I have two commuting bikes – winter/wet weather and summer/dry days bikes so one bike isn’t getting hammered constantly.

    Still don’t get the ‘cost of fueling your body’ thing. Doesn’t cost me any more in food if I’m eating or driving. Some people eat way too much.

    Premier Icon cookeaa
    Subscriber

    Your using gluttony to trump science.

    No I’m not, I’m admitting to my extant gluttony, and using Science to prevent myself justifying yet more Gluttony on the basis of a pretty meagre physical effort…

    Just out of academic interest I went and dug out an estimate of ~259 calories for a ham sandwich (I have a fair few of those in any given week)…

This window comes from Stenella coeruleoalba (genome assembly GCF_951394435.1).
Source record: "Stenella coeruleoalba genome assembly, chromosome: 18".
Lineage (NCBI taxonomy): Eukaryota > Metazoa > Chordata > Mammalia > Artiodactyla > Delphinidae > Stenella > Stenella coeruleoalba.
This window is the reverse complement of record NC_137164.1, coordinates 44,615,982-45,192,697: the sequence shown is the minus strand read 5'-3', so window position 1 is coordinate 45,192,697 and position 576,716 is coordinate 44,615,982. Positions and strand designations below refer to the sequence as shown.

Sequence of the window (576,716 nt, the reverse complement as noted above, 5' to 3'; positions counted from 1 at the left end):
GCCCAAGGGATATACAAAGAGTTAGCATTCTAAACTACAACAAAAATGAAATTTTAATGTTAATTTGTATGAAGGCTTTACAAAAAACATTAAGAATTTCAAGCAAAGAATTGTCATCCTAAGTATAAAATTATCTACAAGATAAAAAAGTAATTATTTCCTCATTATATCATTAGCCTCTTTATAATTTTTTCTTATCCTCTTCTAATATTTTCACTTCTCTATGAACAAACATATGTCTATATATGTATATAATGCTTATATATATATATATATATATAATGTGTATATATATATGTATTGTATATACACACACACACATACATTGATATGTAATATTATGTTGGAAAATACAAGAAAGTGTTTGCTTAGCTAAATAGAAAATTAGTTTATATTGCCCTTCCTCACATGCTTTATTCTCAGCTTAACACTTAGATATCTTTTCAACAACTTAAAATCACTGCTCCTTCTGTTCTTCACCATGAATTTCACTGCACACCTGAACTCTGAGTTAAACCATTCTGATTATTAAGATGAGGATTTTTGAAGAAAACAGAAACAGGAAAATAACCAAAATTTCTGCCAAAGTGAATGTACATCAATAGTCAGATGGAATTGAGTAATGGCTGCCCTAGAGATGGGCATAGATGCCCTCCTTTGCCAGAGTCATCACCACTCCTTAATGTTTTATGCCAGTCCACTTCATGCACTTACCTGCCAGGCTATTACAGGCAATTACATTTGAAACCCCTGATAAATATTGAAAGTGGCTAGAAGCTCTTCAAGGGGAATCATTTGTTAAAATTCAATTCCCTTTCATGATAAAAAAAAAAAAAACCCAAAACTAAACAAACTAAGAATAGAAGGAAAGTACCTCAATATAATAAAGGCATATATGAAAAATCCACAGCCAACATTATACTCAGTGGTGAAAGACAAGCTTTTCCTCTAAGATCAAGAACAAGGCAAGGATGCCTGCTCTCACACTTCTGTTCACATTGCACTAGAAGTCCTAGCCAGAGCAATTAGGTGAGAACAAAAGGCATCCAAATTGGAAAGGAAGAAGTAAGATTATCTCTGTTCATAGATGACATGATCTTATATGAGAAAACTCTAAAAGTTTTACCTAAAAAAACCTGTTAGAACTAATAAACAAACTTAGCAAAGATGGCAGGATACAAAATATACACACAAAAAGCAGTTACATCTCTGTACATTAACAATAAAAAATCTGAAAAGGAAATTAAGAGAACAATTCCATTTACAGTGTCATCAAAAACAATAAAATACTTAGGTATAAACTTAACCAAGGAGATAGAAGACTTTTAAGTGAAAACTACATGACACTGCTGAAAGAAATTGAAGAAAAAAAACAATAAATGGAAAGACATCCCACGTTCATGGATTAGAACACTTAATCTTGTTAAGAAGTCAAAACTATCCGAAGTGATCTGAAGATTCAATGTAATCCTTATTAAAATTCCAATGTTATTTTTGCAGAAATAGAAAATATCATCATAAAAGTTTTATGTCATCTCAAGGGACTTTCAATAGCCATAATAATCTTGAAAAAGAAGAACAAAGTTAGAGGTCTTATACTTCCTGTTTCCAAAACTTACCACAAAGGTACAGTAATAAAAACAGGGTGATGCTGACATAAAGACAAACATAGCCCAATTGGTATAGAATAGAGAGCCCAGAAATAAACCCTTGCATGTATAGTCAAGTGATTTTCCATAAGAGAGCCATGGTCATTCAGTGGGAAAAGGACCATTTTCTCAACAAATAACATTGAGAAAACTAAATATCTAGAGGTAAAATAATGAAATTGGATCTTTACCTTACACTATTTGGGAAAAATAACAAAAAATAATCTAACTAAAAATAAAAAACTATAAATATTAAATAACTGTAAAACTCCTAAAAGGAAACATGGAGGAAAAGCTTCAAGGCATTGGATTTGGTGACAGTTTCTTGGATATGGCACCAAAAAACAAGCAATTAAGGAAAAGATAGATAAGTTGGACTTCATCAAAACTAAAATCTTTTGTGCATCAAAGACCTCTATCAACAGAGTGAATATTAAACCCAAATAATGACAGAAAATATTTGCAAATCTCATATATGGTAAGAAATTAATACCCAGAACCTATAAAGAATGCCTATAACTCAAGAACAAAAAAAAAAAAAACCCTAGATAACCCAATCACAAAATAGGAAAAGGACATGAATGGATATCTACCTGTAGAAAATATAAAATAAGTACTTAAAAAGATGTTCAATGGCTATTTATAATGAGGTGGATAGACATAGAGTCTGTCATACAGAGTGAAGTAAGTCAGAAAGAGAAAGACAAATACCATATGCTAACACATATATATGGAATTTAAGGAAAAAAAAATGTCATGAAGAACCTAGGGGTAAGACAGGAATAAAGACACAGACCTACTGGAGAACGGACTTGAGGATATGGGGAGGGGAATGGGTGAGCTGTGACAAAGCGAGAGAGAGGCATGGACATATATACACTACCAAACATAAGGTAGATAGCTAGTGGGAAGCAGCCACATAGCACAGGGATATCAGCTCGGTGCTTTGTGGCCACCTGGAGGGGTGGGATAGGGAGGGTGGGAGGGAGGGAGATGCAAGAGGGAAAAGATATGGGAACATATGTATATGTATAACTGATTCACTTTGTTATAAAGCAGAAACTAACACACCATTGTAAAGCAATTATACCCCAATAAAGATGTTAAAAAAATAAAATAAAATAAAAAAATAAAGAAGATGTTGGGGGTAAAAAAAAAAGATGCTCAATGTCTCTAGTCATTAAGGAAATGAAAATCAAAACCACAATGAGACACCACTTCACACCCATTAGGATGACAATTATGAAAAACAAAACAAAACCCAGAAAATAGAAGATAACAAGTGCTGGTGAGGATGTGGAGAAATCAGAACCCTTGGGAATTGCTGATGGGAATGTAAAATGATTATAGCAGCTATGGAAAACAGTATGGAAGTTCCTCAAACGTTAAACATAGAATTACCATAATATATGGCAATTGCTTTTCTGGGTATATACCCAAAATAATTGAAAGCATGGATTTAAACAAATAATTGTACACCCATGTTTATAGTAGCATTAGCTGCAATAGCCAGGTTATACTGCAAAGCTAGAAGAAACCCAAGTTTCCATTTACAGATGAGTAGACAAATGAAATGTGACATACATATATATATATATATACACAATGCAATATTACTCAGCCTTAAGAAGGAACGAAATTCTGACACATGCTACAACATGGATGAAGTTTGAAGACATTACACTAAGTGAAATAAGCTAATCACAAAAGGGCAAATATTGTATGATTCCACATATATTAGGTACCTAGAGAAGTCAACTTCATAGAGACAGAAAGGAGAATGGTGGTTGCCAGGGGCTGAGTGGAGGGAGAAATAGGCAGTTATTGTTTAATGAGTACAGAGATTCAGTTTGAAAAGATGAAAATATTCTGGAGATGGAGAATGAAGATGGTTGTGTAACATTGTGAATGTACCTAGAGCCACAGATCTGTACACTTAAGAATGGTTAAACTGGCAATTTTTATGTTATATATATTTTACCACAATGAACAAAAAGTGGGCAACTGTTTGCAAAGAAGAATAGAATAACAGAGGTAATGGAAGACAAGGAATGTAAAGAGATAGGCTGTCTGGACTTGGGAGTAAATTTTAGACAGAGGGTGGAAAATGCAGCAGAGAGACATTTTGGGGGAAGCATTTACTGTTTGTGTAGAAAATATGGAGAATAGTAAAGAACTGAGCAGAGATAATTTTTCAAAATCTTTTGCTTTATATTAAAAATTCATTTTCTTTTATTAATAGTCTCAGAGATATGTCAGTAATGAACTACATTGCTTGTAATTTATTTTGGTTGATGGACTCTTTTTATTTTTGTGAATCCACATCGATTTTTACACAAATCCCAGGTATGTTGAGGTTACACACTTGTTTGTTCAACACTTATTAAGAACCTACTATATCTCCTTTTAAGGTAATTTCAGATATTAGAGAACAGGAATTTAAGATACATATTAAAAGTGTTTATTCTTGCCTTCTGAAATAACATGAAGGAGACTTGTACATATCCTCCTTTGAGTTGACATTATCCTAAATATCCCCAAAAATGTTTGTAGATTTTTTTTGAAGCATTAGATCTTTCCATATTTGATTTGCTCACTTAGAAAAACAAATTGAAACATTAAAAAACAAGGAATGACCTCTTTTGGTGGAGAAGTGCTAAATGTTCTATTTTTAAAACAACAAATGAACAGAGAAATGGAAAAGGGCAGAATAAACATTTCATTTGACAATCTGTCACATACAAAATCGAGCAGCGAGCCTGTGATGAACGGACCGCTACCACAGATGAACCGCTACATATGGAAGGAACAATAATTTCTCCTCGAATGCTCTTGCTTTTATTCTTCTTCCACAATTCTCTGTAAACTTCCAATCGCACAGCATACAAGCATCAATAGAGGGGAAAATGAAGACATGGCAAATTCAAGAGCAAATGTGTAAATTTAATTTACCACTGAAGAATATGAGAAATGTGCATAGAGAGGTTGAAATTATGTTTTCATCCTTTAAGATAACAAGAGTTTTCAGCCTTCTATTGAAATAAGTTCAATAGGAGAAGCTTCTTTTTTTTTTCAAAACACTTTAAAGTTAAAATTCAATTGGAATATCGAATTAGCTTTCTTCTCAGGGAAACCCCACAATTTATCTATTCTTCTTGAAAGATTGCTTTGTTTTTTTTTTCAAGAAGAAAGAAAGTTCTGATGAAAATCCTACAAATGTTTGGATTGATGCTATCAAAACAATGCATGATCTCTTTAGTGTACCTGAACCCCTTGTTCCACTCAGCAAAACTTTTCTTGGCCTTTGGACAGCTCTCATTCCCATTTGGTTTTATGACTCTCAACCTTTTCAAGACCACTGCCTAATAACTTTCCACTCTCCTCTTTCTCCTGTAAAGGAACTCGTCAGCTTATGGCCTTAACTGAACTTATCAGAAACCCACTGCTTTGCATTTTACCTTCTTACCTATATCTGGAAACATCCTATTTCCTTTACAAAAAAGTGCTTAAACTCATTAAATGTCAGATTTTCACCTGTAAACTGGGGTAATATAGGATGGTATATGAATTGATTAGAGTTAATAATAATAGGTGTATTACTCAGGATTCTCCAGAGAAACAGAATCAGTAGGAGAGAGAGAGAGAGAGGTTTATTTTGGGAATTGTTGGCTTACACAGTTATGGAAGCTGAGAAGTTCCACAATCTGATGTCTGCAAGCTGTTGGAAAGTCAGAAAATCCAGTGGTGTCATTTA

That sandwich is easily enough energy to get me to and from work and have some “change” so I’d say one ham sandwich = ~40 miles, Hence fourth I shall measure all my riding in Ham sandwiches*.

    *won’t really…

    ti_pin_man
    Member

    outgoings:
    batteries for rear light – 12 quid
    brake pads – about 25 quid
    a new tyre once a year – 15 quid
    an inner tube maybe -5 quid

    incomings:
    health and fitness and a good frame of mind from a bike ride most days and frankly thats somethings money cant buy.

    calories come and go. I dont eat any more just cos i ride. I do 30 miles a day.